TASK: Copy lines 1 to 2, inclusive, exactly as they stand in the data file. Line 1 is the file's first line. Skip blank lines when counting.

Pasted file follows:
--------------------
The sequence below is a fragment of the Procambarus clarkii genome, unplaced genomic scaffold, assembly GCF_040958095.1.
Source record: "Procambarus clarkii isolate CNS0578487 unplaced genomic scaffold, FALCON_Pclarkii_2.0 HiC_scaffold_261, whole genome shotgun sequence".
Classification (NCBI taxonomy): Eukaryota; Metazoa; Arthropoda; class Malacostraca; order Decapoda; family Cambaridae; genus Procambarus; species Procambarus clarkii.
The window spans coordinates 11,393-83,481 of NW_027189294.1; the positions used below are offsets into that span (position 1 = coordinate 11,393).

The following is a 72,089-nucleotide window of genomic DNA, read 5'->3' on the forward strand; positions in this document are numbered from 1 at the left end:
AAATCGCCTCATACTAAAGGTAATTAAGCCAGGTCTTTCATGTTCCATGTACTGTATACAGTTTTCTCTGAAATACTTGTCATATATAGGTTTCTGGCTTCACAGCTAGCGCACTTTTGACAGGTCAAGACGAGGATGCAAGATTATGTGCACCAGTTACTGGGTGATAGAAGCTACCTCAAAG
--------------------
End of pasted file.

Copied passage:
The sequence below is a fragment of the Procambarus clarkii genome, unplaced genomic scaffold, assembly GCF_040958095.1.
Source record: "Procambarus clarkii isolate CNS0578487 unplaced genomic scaffold, FALCON_Pclarkii_2.0 HiC_scaffold_261, whole genome shotgun sequence".